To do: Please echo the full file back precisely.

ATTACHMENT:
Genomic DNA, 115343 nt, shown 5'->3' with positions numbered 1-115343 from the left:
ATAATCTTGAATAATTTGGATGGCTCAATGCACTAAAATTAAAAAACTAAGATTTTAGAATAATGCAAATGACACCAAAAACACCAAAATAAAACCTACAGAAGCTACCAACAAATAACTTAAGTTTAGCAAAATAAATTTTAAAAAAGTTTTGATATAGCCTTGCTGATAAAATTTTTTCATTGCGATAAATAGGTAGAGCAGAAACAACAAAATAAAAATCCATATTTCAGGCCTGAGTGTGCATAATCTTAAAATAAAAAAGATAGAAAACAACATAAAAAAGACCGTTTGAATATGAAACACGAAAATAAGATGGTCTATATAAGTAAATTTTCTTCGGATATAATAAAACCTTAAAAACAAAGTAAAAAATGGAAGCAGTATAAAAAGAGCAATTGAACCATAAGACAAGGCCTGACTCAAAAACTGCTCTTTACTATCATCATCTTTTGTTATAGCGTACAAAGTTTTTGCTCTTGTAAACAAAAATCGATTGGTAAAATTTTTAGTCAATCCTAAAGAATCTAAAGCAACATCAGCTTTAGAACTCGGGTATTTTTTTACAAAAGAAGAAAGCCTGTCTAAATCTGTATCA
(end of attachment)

Genomic DNA, 115343 nt, shown 5'->3' with positions numbered 1-115343 from the left:
ATAATCTTGAATAATTTGGATGGCTCAATGCACTAAAATTAAAAAACTAAGATTTTAGAATAATGCAAATGACACCAAAAACACCAAAATAAAACCTACAGAAGCTACCAACAAATAACTTAAGTTTAGCAAAATAAATTTTAAAAAAGTTTTGATATAGCCTTGCTGATAAAATTTTTTCATTGCGATAAATAGGTAGAGCAGAAACAACAAAATAAAAATCCATATTTCAGGCCTGAGTGTGCATAATCTTAAAATAAAAAAGATAGAAAACAACATAAAAAAGACCGTTTGAATATGAAACACGAAAATAAGATGGTCTATATAAGTAAATTTTCTTCGGATATAATAAAACCTTAAAAACAAAGTAAAAAATGGAAGCAGTATAAAAAGAGCAATTGAACCATAAGACAAGGCCTGACTCAAAAACTGCTCTTTACTATCATCATCTTTTGTTATAGCGTACAAAGTTTTTGCTCTTGTAAACAAAAATCGATTGGTAAAATTTTTAGTCAATCCTAAAGAATCTAAAGCAACATCAGCTTTAGAACTCGGGTATTTTTTTACAAAAGAAGAAAGCCTGTCTAAATCTGTATCA